… in yet another disturbing instance of flared tensions, a  drunkard, cursing,  trespassed into a mosque in Queens:

Lady Ashton is concerned that imprisonment of the nonviolent  human rights activist intends to deny Palestinians from “their legitimate right to protest against the existence of the separation barriers in a non-violent manner:”

Robert Reich blames the current rash of intolerance on economic fear and “demagogues who redirect the fear and anger toward people and groups who aren’t really to blame but are easy scapegoats … It has happened before”:

In Buffalo, as in many other American cities, even amidst tensions, good people still come together for good things:

News and Analysis (8/25/10)

Wednesday, August 25th, 2010

The eponymous Christian militia “Right Wing Extreme” providing private security to the incongruously-named Dove World Outreach Center on “International Burn a Quran Day” fits the Islamophobe stereotype well (almost too well):

One Palestinian women says, “Go ahead and make your political point, but for us we’re breaking the law so that we can enjoy ourselves and remember how life was before the checkpoints and the wall;” and another says, “I just want to be able to breathe again”:

The poll indicates opposition to the Park51/Cordoba project is down to 51% from the 61% reported by Time last week:

The “strictly academic” presentation originally intended to educate Westerners becomes a source of “cultural pride against a contemporary backdrop of conflict and suspicion between the West and Muslim countries”:

If Franklin “Graham really wants to pick at genealogical grubs, what’s he to make of the fact that Obama’s father’s father was a Christian who converted to Islam?”:

As terrorists strike in Somalia …

… a hate crime murder is attempted in New York City:

News and Analysis (8/24/10)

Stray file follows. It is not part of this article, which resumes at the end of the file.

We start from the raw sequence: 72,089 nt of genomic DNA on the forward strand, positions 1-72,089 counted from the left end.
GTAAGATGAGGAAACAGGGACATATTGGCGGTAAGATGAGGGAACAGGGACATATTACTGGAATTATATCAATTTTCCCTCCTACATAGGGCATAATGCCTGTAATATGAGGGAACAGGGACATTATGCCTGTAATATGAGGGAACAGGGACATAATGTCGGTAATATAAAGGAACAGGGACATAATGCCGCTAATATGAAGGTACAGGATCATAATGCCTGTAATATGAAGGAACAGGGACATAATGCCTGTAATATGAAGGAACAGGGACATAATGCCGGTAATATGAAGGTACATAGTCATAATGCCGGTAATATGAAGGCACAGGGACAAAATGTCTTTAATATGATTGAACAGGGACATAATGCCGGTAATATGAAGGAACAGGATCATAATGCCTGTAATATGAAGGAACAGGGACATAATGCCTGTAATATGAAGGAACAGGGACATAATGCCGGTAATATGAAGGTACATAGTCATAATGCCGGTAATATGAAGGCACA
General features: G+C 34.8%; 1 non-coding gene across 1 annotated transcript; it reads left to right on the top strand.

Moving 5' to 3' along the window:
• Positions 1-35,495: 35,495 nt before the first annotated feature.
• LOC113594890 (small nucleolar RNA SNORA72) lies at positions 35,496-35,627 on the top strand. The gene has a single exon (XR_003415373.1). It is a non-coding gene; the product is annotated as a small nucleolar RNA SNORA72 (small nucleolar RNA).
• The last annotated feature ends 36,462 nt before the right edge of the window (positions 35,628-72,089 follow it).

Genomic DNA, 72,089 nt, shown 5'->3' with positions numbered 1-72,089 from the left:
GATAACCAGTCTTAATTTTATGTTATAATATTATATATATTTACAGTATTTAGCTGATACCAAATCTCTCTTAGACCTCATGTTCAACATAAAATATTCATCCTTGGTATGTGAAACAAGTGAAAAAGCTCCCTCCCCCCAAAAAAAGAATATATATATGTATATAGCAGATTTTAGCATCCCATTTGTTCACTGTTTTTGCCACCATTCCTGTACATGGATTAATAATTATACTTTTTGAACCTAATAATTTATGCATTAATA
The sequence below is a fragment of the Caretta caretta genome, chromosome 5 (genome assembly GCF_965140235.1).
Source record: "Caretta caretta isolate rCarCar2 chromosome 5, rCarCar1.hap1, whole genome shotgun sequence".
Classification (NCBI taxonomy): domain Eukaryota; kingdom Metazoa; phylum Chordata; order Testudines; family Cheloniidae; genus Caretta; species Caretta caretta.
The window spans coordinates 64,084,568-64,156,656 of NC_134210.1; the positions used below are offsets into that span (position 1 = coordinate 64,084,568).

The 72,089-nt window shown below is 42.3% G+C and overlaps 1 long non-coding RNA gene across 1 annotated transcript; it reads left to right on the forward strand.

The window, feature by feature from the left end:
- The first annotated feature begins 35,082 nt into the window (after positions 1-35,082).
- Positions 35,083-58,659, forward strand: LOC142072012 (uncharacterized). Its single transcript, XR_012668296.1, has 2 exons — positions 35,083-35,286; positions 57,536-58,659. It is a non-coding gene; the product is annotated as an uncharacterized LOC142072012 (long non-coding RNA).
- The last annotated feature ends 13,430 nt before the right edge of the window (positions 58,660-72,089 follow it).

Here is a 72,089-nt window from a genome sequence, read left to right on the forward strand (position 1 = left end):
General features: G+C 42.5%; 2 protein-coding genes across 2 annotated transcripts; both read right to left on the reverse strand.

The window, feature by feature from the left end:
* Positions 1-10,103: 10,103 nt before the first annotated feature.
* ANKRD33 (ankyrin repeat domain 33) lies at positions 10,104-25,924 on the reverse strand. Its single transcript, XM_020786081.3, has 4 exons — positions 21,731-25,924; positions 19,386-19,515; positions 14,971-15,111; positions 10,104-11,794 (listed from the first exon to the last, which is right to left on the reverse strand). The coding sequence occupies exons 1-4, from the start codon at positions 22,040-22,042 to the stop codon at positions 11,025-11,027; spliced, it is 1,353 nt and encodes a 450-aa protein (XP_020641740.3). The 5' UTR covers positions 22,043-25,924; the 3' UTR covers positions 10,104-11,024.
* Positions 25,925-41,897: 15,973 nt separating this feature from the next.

Tuesday, August 24th, 2010

The little boy was beaten at school and called a terrorist, but only months earlier “his mother had been killed in a roadside bombing by a real terrorist”:

Ismail Haniyeh’s declaration, “all Palestinian citizens must prevent all harm to all Christian churches on Palestinian land. Our Christian brothers are citizens of Palestine”  has a Christian Objectivist asking …

… while columnist Richard Cohen observes, “” I am a Jew, but do not judge me by Baruch Goldstein, who in 1994 murdered 29 Muslims in Hebron…. [Daisy Khan’s] fight is no longer her fight. The fight is now all of ours”:

FOX’s McCarthyesque attempt to link Imam Rauf with the Saudi royal family member who heads the Kingdom Foundation backfires when the Daily Show points out that the prince is also co-owner of FOX:

Bangladesh takes another step towards a secular democracy with a ban on requiring religious dress, allowing for people to choose their own dress, but, restricting businesses which wish to keep a pious character from doing so:

Unlike his Senatorial candidate son Rand, Congressman Ron Paul compares opposing the Muslim community center in lower Manhattan to opposing a soccer field because “the suicide bombers loved to play soccer”:

News and Analysis (8/23/10)

Monday, August 23rd, 2010

A dangerous situation: the percentage of urban Iraqis living in slums has skyrocketed from under 20%  before the American invasion to 53% today and unemployment is over 25%:

The worst side of nationalism, and of nativism meet in a recent Israeli government effort to “preserve the Jewish character” of the state: